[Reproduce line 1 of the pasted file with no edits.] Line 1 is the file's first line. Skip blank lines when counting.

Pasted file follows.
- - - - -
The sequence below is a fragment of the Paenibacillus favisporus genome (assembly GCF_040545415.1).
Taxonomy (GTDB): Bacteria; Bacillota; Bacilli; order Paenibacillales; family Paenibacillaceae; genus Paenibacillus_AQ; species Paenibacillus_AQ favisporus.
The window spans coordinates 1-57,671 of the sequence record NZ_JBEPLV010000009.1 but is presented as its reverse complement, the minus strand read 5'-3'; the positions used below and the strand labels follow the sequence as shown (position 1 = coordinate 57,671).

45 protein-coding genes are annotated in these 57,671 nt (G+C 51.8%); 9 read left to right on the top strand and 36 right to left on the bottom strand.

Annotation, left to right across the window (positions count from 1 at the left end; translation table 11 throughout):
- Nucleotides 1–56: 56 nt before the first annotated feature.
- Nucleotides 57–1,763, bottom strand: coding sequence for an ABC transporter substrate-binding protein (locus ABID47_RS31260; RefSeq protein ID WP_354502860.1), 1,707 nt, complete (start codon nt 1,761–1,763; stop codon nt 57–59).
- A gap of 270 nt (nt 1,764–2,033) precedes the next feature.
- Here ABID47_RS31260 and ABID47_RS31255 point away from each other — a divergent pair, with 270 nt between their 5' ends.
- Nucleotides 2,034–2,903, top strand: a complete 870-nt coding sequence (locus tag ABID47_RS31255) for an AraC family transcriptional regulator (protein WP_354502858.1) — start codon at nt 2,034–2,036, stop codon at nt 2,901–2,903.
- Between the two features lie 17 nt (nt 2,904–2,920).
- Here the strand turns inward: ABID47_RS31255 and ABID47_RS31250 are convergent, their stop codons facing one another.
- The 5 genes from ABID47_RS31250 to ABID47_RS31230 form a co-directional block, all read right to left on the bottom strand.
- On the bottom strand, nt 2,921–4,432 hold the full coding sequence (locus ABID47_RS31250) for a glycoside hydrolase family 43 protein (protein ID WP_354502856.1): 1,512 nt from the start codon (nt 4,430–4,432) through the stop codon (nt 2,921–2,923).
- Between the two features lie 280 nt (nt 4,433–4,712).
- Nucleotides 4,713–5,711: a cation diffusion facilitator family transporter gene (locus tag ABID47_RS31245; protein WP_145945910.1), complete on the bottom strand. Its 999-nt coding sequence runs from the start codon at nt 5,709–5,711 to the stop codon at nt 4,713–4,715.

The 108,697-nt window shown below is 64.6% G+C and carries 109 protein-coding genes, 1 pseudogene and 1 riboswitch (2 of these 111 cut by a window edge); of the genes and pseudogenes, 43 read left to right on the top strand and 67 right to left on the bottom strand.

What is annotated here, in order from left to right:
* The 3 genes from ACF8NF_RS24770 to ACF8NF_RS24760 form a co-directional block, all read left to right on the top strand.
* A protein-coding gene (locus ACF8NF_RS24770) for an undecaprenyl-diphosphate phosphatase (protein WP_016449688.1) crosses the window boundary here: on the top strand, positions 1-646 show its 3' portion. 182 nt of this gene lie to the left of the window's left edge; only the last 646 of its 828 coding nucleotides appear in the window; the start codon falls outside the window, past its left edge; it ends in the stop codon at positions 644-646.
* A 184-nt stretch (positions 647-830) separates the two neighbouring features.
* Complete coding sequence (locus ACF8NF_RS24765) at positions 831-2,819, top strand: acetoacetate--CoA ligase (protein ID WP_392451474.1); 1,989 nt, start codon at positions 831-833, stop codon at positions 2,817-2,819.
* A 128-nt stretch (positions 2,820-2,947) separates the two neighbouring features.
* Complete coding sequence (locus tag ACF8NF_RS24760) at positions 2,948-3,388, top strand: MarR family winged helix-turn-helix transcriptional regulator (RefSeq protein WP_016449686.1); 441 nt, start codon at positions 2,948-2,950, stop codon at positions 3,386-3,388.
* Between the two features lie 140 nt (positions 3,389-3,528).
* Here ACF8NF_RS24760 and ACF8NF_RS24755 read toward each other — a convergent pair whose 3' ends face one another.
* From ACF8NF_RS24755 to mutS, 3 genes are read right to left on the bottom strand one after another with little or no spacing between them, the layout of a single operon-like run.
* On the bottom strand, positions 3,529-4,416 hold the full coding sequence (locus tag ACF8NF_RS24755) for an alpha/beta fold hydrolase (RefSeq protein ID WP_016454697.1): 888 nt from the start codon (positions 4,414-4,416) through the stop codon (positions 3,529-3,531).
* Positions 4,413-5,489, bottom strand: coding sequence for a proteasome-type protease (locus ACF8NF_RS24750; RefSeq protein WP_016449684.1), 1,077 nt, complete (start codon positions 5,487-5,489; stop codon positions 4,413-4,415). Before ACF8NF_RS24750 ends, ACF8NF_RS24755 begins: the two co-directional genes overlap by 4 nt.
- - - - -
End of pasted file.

The sequence below is a fragment of the Paenibacillus favisporus genome (assembly GCF_040545415.1).